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Friday, June 18, 2004

taking a break

This blog is taking a break. Its hard building community when it is not reciprocated. So I`d rathe put my energies into something that results in community. The Christian community here in NZ is a bit weak in terms of activism and on-line community.

I have another blog which although not getting as many comments is apparently getting more readers and a bit of dialogue.
it's over here. It will have more on politics, including the civil union bill, which I will post or link on Monday ( may even do it here, too) as well as other related stuff.

Saturday, June 12, 2004

What a Destiny Church service is like

Ship of Fools is a good website. They`ve recently posted a "mystery worshipper" who attended Destiny Church ( no not this one, unfortunately) and did a review. Thanks to Rachel for the heads up.

Heres a sample:
Which part of the service was like being in heaven?
Sorry, but nothing for me.

And which part was like being in... er... the other place?
Having the offering passed down my row after the pastor began praying. Presumably we were supposed to be joining him in prayer, but nothing gets in the way of the offering.

This is the top Destiny church – the one that broadcasts on TV2.The church where the ushers wear suits ands have earpieces. The Church whose pastor, Brian Tamaki, was profiled in The NZ Herald last year. The same Brian Tamaki who has his own TV show. The one with the link to the new political party Destiny NZ that was profiled in the Sunday Star Times last weekend.

Anyone been to a Destiny service and would like to comment?

Thursday, June 10, 2004

From the Herald

Bishop Vercoe is obviously an idealist - as he should be as a churchman of profound faith and devotion. But if his vision is a world without homosexuality, he might as well have a vision of a world without adultery and fornication, without cancer or heart disease, without poverty or violence.
For they are all part of the human condition, and have been since mankind was created (or dropped out of the trees, if you'd rather) and will be until Christ comes again.
Since Christianity is essentially a religion of virtue and morality, it seems strange that the churches which have made the acceptance of homosexuals into their communions such a controversial matter appear to be unconcerned about the adulterers and fornicators who sit in their pews (and preach in their pulpits) and who would surely outnumber homosexuals by a hefty margin.

More here

He's got a good point, that not too many church leaders are prepared to speak about.

UPDATE the Archbishop has written a letter to the Herald

"I am disappointed that my views have come across in your paper as extremist anti-gay when I am not. Nor did I use the word 'abomination' to describe gay people". Have a read.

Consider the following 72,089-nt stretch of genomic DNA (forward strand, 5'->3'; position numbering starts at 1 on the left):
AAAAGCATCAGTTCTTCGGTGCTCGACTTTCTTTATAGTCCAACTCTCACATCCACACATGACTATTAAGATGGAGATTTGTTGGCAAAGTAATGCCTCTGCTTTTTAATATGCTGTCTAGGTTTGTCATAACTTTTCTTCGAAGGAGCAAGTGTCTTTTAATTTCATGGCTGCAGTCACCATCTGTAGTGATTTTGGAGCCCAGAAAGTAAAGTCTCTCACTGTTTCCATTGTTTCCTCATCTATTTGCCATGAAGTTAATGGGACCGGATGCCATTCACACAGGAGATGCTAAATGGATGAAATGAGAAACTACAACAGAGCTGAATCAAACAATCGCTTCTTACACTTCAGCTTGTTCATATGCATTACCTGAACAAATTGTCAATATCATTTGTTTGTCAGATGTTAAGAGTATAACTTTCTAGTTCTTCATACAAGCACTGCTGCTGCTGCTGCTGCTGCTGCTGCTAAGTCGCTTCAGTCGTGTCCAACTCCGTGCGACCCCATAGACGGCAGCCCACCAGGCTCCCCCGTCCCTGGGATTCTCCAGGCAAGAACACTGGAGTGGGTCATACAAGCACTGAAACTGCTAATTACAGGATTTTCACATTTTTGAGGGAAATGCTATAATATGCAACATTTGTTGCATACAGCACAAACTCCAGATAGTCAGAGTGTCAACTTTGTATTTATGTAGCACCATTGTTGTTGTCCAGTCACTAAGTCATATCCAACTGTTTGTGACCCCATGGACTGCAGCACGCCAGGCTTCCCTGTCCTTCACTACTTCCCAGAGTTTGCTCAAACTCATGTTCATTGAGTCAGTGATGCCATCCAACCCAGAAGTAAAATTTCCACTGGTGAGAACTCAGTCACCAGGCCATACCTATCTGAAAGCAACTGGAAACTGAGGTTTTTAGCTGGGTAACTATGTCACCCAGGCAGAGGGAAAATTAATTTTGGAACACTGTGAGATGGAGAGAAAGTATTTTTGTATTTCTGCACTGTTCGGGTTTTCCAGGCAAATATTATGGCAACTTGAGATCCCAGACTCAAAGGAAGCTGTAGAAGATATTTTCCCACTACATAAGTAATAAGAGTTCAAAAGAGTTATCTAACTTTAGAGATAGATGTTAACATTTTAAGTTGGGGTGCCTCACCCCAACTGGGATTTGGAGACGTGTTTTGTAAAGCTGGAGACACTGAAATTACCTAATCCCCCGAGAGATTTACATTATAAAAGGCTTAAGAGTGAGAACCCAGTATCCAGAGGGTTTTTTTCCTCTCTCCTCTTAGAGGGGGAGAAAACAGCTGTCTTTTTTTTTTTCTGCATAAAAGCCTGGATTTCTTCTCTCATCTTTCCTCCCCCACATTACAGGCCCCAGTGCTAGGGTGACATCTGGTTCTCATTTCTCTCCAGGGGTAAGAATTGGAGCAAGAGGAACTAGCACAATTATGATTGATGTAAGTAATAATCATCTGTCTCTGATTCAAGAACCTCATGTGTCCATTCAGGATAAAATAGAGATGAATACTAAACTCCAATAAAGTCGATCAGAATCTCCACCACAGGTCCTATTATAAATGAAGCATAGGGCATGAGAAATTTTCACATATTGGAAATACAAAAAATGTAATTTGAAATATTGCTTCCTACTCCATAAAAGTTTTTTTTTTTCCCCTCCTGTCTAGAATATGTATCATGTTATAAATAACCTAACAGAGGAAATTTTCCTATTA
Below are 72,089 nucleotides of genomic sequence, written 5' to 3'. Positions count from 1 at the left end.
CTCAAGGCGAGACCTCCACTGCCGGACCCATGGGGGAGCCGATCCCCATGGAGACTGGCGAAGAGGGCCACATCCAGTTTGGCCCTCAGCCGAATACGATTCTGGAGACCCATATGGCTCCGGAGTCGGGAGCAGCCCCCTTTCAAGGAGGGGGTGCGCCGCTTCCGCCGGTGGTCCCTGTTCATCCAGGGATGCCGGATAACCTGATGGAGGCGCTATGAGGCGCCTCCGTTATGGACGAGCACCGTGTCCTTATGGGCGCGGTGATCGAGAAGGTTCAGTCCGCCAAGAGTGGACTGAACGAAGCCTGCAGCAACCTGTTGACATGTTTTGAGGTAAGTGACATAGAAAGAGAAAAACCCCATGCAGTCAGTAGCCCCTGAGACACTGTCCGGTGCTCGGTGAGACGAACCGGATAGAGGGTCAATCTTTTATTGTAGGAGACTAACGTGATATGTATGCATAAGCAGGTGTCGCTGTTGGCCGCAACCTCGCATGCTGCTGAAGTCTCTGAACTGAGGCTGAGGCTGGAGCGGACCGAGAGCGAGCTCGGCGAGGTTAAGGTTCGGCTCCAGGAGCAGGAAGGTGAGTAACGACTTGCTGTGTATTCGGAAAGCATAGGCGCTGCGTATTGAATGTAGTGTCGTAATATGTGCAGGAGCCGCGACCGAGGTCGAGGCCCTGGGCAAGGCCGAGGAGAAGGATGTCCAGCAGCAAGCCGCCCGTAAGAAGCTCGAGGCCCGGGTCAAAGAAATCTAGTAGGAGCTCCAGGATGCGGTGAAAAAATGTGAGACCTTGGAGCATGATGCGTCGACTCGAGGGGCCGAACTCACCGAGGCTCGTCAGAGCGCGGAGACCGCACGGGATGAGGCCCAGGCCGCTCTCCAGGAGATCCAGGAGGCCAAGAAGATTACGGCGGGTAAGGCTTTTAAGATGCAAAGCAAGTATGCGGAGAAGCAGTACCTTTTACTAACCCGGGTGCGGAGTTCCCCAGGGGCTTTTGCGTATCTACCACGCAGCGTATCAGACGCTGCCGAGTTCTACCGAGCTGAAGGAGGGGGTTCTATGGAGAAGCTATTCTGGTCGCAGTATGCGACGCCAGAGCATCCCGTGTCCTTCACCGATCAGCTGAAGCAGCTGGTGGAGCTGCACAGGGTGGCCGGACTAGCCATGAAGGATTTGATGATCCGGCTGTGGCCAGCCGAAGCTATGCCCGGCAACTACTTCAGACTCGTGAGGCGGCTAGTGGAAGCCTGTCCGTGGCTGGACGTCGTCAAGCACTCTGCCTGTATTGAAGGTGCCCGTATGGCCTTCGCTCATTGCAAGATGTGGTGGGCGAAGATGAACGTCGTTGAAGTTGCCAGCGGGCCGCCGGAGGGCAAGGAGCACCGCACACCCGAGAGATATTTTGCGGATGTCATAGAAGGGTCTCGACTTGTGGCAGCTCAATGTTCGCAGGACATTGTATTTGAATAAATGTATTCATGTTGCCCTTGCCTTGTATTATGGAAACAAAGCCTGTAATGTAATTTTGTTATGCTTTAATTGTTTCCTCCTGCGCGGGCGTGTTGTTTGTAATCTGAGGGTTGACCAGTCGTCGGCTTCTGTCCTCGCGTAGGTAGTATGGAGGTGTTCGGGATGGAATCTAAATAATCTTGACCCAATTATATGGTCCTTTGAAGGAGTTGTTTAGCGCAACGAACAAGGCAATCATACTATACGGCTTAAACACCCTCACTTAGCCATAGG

Wednesday, June 09, 2004

Archbishop and gays

I spoke with Archbishop Vercoe today. He doesn't agree with the Herald story. DOesn't like it at all. His comments and a bit of a commentary are over here

Monday, June 07, 2004

Anglican bishops get gongs

The first woman in the world to lead an Anglican diocese, Penny Jamieson, has topped the Queens Birthday honors list. The new leader of the Anglican Church in New Zealand, Archbiship Whakahuihui Vercoe, refused to attend her ordination. Jamieson got a Distinguished Companion of the Order of Merit, which is equivalent of a knighthood.

Meanwhile, Author Witi Ihimaera, who also got a similar gong for, among other things, writing the novel Whale Rider has called for the resignation of Archbishop Vercoe, following his statements released during the weekend about a backlash against gays. Ihimaera is both Maori and gay.

Auckland Anglican bishop Richard Randerson also got a gong - a companion of the NZ Order of Merit. He has also jumped into the fray over the "world without gays" story in the Herald, saying that Maori find homosexuality "culturally difficult".

It was the first time since 2001 that
the clergy has topped the honors list here,
although that was New Years Honours list.

The only member of the clergy to ever recieve New Zealand's top honour - the Order of New Zealand,(ONZ) limited to 20 living people - is Cardinal Thomas Williams, in 2000. The Rt Rev Te Whakahuihui Vercoe MBE also got a gong that year. He got the New Zealand Order of Merit (NZOM) which was also not awarded this year. In 1999 the (then) head of the Anglican Church was gonged, although he did not get a knighthood. Knighthoods were scrapped the following year.

Sunday, June 06, 2004

Postmodern v progressive

Some people in emergent circles seem to think it is cool to be postmodern. As if it was progressive. Nobody wants to stay in the same place, people want to move on. Often it is the evangelicals, rather then the pure traditionalists that are progressive. Some of the liberals like to think they are progressive, but many of them are reacting to traditional conservatism, from whence they came. Some have chucked out bits of scripture along the way. Perhaps some emerging church people are like this. They have moved on from denominationalism - but it is more relevant where they have moved from, as opposed to where they are moving to. It's a bit like getting out of an old flat because you can't stand your flatmates. Who cares where you end up as long as it's better than the old place of residence - and a platform to move on further.

Maybe that’s why the name "emergent" was coined - what you are emerging "from" is more relevant to what you are moving "to". Sounds pretty reactionary to me. A bit like becoming a Christian just because you don’t want to go to hell.